Selection to a law review or journal is one of the highest scholarly accomplishments a law student may attain. The University of Pittsburgh has: the University of Pittsburgh Law Review and the Journal of Law and Commerce, a peer-reviewed journal, the Pittsburgh Tax Review, and the Pittsburgh Journal of Technology Law & Policy. 

University of Pittsburgh Law Review

The University of Pittsburgh Law Review has received national recognition for the quality of its scholarly articles for more than half a century. Published quarterly, it contains articles by law faculty, lawyers, and public officials throughout the country. Each issue also contains student comments and notes on recent case developments, legislative initiatives, and other topics of scholarly and practical interest.

Journal of Law and Commerce

In 1981, the law school initiated a second review, the semi-annual Journal of Law and Commerce. The decision to publish a journal in this area of the law reflects the law school's strength in the commercial, business, tax, and corporate law areas. Within two years of its inception, the Journal was accepted for inclusion in the prestigious Index to Legal Periodicals.

Pittsburgh Tax Review

The Pittsburgh Tax Review has repeatedly been ranked among the top tax journals in the United States. The only journal at the University of Pittsburgh School of Law that is peer-reviewed, the Pittsburgh Tax Review publishes twice yearly and highlights articles by professors and practitioners in the field of taxation, as well as student notes and articles that exhibit exemplary insight into the field of taxation.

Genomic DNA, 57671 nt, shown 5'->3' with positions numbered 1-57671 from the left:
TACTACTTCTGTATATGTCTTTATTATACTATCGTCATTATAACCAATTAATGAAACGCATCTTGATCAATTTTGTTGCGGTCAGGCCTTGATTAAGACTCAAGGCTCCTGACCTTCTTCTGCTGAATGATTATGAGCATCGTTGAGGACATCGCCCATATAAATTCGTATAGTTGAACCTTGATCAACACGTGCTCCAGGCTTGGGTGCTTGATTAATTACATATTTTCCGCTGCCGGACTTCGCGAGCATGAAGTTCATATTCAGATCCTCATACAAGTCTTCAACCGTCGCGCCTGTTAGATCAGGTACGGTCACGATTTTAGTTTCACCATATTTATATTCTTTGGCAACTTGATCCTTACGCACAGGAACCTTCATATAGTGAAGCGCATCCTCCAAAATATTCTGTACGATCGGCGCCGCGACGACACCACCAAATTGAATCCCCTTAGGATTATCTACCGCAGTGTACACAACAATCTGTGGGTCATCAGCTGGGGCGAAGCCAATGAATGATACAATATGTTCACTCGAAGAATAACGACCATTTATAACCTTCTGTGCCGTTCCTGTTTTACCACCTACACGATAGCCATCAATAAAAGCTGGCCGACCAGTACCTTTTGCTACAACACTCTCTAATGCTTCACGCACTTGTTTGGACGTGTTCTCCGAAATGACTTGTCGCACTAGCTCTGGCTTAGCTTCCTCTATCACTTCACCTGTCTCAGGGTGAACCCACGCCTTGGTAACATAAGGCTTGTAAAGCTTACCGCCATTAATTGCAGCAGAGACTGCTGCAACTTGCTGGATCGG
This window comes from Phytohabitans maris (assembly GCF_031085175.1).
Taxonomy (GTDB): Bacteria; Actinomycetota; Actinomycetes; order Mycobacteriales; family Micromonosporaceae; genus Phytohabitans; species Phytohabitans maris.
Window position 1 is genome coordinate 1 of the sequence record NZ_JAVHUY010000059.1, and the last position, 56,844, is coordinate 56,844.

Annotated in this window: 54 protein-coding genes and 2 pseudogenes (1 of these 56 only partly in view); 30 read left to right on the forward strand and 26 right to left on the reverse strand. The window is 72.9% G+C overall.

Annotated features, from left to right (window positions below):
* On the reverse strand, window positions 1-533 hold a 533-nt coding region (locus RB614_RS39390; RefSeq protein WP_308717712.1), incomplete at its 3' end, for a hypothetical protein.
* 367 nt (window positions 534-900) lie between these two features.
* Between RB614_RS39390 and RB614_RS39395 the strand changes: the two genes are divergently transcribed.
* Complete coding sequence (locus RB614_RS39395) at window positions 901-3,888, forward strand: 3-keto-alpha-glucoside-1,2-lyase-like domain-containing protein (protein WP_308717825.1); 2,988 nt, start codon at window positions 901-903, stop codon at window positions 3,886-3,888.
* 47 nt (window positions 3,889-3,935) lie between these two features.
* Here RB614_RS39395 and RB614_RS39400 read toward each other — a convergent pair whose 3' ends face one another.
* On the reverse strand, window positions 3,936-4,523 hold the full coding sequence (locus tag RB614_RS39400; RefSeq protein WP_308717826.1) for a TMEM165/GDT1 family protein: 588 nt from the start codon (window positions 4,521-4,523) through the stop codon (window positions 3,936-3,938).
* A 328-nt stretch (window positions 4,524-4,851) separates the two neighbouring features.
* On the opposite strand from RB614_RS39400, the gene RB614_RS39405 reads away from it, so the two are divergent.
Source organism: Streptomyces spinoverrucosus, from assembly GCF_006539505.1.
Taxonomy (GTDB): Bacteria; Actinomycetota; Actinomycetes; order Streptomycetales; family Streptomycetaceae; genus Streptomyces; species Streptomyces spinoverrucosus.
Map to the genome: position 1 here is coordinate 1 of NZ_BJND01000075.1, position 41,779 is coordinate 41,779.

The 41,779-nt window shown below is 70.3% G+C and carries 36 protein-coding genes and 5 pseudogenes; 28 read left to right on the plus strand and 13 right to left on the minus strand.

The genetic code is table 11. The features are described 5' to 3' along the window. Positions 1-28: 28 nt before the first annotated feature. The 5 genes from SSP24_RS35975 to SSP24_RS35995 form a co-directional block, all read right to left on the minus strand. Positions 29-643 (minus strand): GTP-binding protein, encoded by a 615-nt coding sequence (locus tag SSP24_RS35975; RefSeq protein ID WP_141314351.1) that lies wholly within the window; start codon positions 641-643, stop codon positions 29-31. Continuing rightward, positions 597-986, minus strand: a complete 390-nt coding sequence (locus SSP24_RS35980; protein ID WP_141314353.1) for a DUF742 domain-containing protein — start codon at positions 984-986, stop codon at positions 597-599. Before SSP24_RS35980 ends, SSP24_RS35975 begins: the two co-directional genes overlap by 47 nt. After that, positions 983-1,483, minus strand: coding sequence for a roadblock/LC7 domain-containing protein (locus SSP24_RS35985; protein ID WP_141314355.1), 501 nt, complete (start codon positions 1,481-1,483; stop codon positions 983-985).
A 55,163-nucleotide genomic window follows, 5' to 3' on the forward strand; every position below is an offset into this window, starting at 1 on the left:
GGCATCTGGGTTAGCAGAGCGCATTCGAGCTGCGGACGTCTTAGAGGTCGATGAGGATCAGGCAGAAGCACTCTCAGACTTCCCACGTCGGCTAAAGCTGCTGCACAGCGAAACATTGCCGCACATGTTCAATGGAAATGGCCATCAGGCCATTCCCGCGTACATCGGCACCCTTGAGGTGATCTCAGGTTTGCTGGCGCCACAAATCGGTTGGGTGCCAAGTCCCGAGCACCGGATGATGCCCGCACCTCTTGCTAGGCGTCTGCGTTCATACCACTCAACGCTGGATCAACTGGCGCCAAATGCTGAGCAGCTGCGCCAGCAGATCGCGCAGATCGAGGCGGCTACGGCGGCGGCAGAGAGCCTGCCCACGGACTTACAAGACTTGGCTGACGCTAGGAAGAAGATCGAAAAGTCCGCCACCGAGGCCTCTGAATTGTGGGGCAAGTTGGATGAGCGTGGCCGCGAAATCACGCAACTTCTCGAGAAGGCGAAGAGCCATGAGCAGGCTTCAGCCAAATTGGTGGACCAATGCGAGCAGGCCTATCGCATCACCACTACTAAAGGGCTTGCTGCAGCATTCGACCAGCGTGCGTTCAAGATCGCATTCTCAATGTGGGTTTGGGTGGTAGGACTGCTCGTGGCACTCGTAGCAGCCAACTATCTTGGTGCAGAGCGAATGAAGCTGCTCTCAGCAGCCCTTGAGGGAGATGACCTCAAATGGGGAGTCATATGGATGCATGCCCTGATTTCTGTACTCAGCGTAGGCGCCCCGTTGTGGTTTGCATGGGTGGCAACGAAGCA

Students are selected for membership on the editorial boards of all of these publications on the basis of academic achievement (i.e., falling within the top 10-30% of their law school class) or superior writing and analytical ability as judged through an annual write-on competition. In addition, rising third-year students are selected to participate in the Pittsburgh Tax Review if they receive a grade of A- or above in the Federal Income Tax course during their second year of law school study.